Other gas appliances at altitude? Seems like stoves and ovens work just fine; you will have to make the adjustments called for in cooking time, since water boils at a lower temperature, and leavening tends to gas more – causing baked stuff to expand quicker. Read your recipe and food prep details closely.

If you use a "blue flame" or catalytic heater, you may find that they won't work right – or won't work at all. This is because many of these "non-vented" appliances include an oxygen depletion sensor to protect occupants, lest the heater burn up all the oxygen, and leaving the "air breathing carbon units" without air. Get much above five or six thousand feet, the oxygen depletion sensor "thinks" the thin air has too little oxygen and simply shuts down the heater. Not much to be done about that, short of trying to defeat the sensor, which would NOT be a bright thing to do.

One common complaint about high level travel: Electrical generators often don't run as they should, if they run at all. Happily, most RVers reported that such wasn't a big problem, as it seems many use the generator largely for running air conditioners, and at higher elevations they generally didn't need the cooling units.

Happy high trails.

Thursday, May 29, 2014

Conserving water? Clean up with these alternative shower suggestions

When you're on the road and water is tight, where can you get a shower? RVers come up with the most interesting suggestions. Here's a few places you may have thought about – but from a different slant. On the other hand, there's a few here you may have never considered.

Truck stops: Some truck stops give away a "free shower," with a fuel purchase. Some RVers have interesting approaches to how to use that free shower. One suggested if the shower stalls aren't "roped off," that is, they aren't in gender-specific areas, you might consider a "communal shower," with your better half. Another said they've simply asked for an extra towel and one used the stall right after the other.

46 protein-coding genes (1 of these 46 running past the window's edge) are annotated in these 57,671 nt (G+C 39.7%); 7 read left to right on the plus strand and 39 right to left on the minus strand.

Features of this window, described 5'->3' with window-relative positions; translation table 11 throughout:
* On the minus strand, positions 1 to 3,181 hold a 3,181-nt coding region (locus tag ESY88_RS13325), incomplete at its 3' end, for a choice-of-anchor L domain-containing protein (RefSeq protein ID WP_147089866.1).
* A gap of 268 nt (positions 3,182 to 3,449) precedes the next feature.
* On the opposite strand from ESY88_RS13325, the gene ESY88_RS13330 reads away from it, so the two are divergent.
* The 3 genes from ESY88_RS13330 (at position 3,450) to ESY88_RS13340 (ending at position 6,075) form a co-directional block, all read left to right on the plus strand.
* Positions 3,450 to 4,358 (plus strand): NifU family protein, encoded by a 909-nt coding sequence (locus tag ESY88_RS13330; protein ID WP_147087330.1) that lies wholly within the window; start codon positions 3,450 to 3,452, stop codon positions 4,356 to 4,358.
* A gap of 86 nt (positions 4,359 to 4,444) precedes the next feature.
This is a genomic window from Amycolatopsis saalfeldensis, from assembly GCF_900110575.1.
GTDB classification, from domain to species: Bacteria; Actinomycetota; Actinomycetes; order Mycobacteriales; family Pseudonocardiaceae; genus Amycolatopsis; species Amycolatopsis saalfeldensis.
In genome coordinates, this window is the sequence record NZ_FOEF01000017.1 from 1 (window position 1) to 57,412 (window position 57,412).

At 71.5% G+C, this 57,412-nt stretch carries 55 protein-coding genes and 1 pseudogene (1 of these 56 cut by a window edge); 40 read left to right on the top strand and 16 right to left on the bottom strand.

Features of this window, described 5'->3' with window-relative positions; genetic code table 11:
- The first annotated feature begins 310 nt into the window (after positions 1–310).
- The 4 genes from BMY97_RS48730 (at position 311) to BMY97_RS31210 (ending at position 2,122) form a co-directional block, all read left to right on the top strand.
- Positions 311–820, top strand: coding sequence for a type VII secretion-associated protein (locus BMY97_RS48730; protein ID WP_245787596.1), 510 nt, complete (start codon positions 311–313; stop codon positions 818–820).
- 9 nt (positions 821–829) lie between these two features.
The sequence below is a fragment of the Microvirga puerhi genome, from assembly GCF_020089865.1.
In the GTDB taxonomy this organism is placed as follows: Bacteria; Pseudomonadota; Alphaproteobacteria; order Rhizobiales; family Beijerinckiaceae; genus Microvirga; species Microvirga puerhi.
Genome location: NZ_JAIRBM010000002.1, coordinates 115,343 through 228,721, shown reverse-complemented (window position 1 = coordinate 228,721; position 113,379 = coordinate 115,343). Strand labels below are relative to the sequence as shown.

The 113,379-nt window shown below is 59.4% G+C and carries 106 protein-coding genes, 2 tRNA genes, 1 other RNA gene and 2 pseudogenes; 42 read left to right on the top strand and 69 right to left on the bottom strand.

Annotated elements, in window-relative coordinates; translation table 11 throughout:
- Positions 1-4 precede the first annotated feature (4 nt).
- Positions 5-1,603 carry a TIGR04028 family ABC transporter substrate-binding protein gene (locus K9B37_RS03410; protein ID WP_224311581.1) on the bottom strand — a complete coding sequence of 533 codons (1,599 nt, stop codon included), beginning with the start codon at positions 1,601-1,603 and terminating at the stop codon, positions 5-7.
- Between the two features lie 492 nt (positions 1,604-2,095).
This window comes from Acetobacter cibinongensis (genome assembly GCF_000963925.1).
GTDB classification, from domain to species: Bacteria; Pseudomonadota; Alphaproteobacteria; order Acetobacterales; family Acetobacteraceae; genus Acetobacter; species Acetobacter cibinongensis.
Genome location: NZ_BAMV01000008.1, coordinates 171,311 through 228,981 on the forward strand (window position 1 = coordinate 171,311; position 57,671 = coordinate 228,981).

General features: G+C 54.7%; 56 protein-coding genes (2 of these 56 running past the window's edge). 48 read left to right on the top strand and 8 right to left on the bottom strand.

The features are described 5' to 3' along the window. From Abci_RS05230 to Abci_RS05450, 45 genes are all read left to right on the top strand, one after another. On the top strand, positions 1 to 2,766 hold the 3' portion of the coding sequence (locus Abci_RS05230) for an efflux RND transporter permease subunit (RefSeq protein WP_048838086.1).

Truck stops that offer commercial driver "reward cards," here's a tip from a retired trucking couple: Get two cards, one for hubby, one for wife. Then have the attendant link them as "team driver" cards. Often what happens is that you'll get a free shower on each card for a fuel-up.

One wag suggests if the outfit offers a free shower with a fuel purchase and your rig has dual tanks, fill up one tank, pay and get your "credit." Then drive around again, fill the other tank, and repeat.

Commercial RV parks: Even if you aren't staying on, some RV parks will let you plunk down a few bucks and use their shower houses.

Got a gym membership? Bring your membership card and drop in to an affiliate club.

Elk's Club facilities – open to members.

Laundromats: Here's a way to get the clothes and the bod cleaned at roughly the same time. We don't recommend jumping in the big drier afterwards, though.

City facilities: Some towns have parks with showers, or you might check in at a city operated swimming pool.

State parks: Often have "coin-op" shower facilities. You may wind up paying an entrance fee, in addition to the quarters you'll run out for hot water.

Sun-showers: Oh, yeah. If you have a suitable place to shower without the company of the neighbors peepers, a solar shower will help you conserve water and propane. One RVing couple recommends a fair-sized spray bottle – hose yourself off with one of these a couple times a week, then save up for a once-a-week "real" shower. Get elaborate, fill one spray bottle with warm, soapy water, and two with warm water for rinsing off.

Or you could try one of the latest offerings in the "personal shower" line. The "Simple Shower," to borrow from their advertising, "attaches to just about any one or two liter bottle to convert them into a shower. No longer will you have to lift a solar shower filled with 20 or 40 pounds of water above your head to take a shower while camping - simply fill a plastic 1 or 2 liter bottle with warm water, or leave the bottle in the sun to heat up, and attach the Simple Shower for a quick and easy shower." Grab one at amazon.com.